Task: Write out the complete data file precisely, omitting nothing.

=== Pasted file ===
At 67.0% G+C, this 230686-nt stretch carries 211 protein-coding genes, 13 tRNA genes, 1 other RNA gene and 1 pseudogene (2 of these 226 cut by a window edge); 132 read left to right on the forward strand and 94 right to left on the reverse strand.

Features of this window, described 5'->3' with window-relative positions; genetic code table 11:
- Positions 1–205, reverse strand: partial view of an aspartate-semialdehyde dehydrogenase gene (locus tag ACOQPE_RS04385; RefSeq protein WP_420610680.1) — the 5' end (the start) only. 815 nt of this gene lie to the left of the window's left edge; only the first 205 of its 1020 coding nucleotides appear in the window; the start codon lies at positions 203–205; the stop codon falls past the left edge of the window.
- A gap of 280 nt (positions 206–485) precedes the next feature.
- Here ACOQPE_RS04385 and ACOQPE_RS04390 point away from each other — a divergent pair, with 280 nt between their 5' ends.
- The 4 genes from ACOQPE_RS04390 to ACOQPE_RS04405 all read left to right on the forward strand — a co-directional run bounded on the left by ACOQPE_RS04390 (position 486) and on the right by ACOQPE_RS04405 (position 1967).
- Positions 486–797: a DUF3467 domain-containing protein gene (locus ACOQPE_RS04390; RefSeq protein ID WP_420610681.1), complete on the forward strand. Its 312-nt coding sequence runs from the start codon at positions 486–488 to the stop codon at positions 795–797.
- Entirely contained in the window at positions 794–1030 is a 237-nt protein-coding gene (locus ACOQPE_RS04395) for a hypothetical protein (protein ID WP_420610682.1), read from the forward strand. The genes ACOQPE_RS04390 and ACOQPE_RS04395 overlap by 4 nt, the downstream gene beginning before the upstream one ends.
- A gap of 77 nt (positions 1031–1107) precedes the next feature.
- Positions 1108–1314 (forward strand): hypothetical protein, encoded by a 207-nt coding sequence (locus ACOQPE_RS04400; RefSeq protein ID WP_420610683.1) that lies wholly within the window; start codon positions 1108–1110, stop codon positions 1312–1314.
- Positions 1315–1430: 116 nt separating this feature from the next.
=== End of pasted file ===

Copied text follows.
At 67.0% G+C, this 230686-nt stretch carries 211 protein-coding genes, 13 tRNA genes, 1 other RNA gene and 1 pseudogene (2 of these 226 cut by a window edge); 132 read left to right on the forward strand and 94 right to left on the reverse strand.

Features of this window, described 5'->3' with window-relative positions; genetic code table 11:
- Positions 1–205, reverse strand: partial view of an aspartate-semialdehyde dehydrogenase gene (locus tag ACOQPE_RS04385; RefSeq protein WP_420610680.1) — the 5' end (the start) only. 815 nt of this gene lie to the left of the window's left edge; only the first 205 of its 1020 coding nucleotides appear in the window; the start codon lies at positions 203–205; the stop codon falls past the left edge of the window.
- A gap of 280 nt (positions 206–485) precedes the next feature.
- Here ACOQPE_RS04385 and ACOQPE_RS04390 point away from each other — a divergent pair, with 280 nt between their 5' ends.
- The 4 genes from ACOQPE_RS04390 to ACOQPE_RS04405 all read left to right on the forward strand — a co-directional run bounded on the left by ACOQPE_RS04390 (position 486) and on the right by ACOQPE_RS04405 (position 1967).
- Positions 486–797: a DUF3467 domain-containing protein gene (locus ACOQPE_RS04390; RefSeq protein ID WP_420610681.1), complete on the forward strand. Its 312-nt coding sequence runs from the start codon at positions 486–488 to the stop codon at positions 795–797.
- Entirely contained in the window at positions 794–1030 is a 237-nt protein-coding gene (locus ACOQPE_RS04395) for a hypothetical protein (protein ID WP_420610682.1), read from the forward strand. The genes ACOQPE_RS04390 and ACOQPE_RS04395 overlap by 4 nt, the downstream gene beginning before the upstream one ends.
- A gap of 77 nt (positions 1031–1107) precedes the next feature.
- Positions 1108–1314 (forward strand): hypothetical protein, encoded by a 207-nt coding sequence (locus ACOQPE_RS04400; RefSeq protein ID WP_420610683.1) that lies wholly within the window; start codon positions 1108–1110, stop codon positions 1312–1314.
- Positions 1315–1430: 116 nt separating this feature from the next.